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Brief to the Security Council By: Evelyn Gordon
The Jerusalem Post | Friday, October 17, 2003

International hypocrisy with regard to Israel is nothing new, but it has reached new heights over the separation fence that Israel is building in an effort to protect its citizens from suicide bombers. This fence has drawn universal international condemnation, on three main grounds - all of which are patently false.

The first claim, as the European Union's foreign-policy chief, Javier Solana, said last Thursday, is that the fence, which involves the expropriation of property in the West Bank, is not "consistent with international law."

There is no disagreement within the international community that the particular bit of international law governing the West Bank is the Fourth Geneva Convention (though Israel disputes this, it has voluntarily agreed to apply the convention's humanitarian provisions).

Yet the convention does not ban the expropriation of land in occupied territory completely; it bans only "extensive destruction and appropriation of property, not justified by military necessity" (italics added). In fact, it explicitly permits the occupying power to "subject the population of the occupied territory to provisions which are essential to ensure the security of the Occupying Power, of the members and property of the occupying forces or administration, and likewise of the establishments and lines of communication used by them."

It is difficult to argue that protecting one's own civilian population from brutal suicide attacks is not a legitimate military goal. Indeed, the protection of one's own citizens is universally recognized - except, for some reason, when it comes to Israel - as the most legitimate of all military goals. But the argument is even more absurd given that one of the fence's main "bulges" into the West Bank is designed to keep Ben-Gurion Airport, which handles 99 percent of Israel's aerial traffic, out of the reach of terrorists with shoulder-launched missiles. It is hard to imagine any country that would not define defending its only international airport as a vital military necessity.

The second argument, which US Secretary of State Colin Powell in particular has made repeatedly, is that Israel is building the fence on land that belongs to the Palestinian state-to-be. Yet in fact, the only binding international document that has ever assigned sovereignty over this land is the 1922 League of Nations Mandate for Palestine - which assigned the entirety of what is now the West Bank to the future Jewish state. Not a single binding document has ever assigned the land to the Palestinians.

The 1947 Partition Resolution, though it did call for a Palestinian state in this area, was nonbinding on two counts: because it was a General Assembly rather than a Security Council resolution, and because the Palestinians themselves unequivocally rejected the partition plan, thereby making it null and void.

As for Security Council Resolution 242, passed after Israel conquered the West Bank in 1967, this resolution did call for Israel to withdraw "from territories occupied in the recent conflict," but, notably, not "the territories" - a wording that, far from being accidental, was deliberately chosen by the sponsors (the US and Britain) to allow for the possibility of Israel keeping some of this land under a future peace agreement.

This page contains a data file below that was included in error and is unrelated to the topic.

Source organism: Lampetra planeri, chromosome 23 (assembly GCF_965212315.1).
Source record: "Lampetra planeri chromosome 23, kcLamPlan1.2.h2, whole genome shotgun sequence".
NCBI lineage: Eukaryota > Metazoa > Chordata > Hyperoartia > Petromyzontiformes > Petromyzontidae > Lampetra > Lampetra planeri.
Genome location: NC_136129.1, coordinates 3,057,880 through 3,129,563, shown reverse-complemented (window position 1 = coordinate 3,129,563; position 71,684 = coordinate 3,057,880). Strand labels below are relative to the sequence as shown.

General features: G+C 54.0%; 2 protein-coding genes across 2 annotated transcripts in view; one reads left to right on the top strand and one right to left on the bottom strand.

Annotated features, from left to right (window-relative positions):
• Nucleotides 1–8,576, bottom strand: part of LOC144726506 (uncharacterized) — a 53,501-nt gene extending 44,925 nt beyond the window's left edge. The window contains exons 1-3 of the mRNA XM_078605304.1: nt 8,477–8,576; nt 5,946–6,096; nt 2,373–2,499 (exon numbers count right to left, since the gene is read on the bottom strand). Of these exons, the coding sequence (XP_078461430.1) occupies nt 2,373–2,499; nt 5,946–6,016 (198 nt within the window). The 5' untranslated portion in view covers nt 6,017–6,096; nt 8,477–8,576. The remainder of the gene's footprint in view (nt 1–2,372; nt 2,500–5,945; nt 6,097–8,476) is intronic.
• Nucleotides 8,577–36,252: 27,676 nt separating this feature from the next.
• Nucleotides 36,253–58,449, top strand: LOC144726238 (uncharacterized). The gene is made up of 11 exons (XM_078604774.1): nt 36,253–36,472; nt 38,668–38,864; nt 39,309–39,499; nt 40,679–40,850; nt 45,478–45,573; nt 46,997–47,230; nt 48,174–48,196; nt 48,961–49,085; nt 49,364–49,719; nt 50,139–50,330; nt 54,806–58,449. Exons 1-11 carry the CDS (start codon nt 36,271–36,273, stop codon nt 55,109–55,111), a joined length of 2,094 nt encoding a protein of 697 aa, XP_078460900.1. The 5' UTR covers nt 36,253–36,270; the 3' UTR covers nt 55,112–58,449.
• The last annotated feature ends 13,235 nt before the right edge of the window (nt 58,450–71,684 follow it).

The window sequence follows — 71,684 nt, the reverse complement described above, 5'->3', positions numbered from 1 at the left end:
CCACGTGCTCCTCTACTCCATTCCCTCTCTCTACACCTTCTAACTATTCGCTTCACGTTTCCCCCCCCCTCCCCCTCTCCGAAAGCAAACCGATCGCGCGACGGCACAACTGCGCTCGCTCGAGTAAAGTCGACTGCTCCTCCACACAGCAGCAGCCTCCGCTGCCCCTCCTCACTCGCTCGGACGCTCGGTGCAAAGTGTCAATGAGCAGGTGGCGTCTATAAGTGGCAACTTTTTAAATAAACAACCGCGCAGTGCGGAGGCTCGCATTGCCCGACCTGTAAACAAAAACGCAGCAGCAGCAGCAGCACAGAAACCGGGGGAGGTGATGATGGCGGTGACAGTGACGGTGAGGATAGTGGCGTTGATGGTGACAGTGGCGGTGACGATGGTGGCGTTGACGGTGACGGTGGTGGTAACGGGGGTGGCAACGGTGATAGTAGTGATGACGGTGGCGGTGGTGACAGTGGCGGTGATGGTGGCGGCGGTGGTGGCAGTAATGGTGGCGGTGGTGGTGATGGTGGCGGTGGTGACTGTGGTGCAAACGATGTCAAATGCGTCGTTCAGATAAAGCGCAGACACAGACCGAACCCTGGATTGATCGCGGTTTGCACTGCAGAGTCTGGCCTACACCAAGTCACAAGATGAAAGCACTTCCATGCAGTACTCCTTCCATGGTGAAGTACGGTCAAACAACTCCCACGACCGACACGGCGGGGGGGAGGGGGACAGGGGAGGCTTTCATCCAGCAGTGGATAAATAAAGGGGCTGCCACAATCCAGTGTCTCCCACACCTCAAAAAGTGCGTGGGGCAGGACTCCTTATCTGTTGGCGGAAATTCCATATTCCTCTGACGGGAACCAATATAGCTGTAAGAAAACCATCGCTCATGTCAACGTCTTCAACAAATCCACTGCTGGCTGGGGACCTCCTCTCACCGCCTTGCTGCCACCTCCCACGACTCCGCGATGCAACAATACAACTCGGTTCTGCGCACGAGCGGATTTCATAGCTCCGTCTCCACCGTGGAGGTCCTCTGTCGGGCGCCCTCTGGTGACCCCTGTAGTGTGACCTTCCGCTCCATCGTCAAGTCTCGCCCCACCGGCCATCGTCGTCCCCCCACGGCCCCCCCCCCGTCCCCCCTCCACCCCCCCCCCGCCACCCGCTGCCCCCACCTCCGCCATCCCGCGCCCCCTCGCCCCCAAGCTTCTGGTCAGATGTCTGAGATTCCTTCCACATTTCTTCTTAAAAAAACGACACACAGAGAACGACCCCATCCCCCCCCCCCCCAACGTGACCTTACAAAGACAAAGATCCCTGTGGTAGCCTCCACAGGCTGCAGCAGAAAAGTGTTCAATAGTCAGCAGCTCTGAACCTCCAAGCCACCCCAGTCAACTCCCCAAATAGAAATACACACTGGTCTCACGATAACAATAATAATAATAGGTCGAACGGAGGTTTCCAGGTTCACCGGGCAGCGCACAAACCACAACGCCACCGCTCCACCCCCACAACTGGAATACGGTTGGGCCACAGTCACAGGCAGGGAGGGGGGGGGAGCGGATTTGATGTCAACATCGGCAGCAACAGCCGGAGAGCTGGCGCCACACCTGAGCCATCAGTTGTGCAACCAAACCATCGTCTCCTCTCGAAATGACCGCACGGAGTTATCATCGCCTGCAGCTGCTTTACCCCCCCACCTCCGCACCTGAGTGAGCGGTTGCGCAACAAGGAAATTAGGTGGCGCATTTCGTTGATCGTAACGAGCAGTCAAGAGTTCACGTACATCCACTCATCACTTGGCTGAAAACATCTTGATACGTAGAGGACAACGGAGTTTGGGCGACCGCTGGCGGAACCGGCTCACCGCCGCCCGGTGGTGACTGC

FURTHERMORE, the resolution made no mention of who should receive sovereignty over any portion of the West Bank from which Israel did withdraw. In fact, those lands had no recognized sovereign at the time, since prior to the Israeli conquest, they had been occupied by Jordan - and only two countries in the world (Britain and Pakistan) ever recognized Jordan's occupation as legal.

Thus the claim that this land has been recognized as Palestinian territory has no basis whatsoever under international law.

Finally, there is the claim, to quote Powell again, that construction of the fence would "prejudge subsequent negotiations" over the borders of a Palestinian state. That might actually be a valid argument, had the entire world not already prejudged the negotiations by declaring this land to be Palestinian.

Israel has made no secret of the fact that under any deal, it would like to retain a small amount of the West Bank containing the major settlement blocs, of which Ariel - the most hotly disputed part of the fence - is one. Even former prime minister Ehud Barak, who conceded wholesale to Palestinian demands on Jerusalem, insisted on this, and no subsequent prime minister is likely to be more dovish.

Bill Clinton's December 2000 bridging proposal also assigned this land to Israel, and the Palestinians reportedly consented to this (the talks broke down not over borders, but over the Palestinians' demand for a "right of return" for refugees and their refusal to acknowledge a Jewish connection to the Temple Mount in exchange for receiving full control over the site).

Yet now, with not only Europe but even Powell insisting that this is Palestinian territory, for Israel to stop building the fence would be tantamount to acknowledging that it accepts their definition of these areas as part of the future Palestinian state. Building the fence, in contrast, prejudges nothing, since it can always be moved pursuant to a peace agreement - as Israel proved when it dismantled its Sinai settlements following the agreement with Egypt. Thus the world has created a situation in which not building the fence would prejudge the negotiations' outcome far more than its construction would.

When it comes to Israel, the world does not seem to be overly concerned with facts.

The writer is a veteran journalist and commentator.

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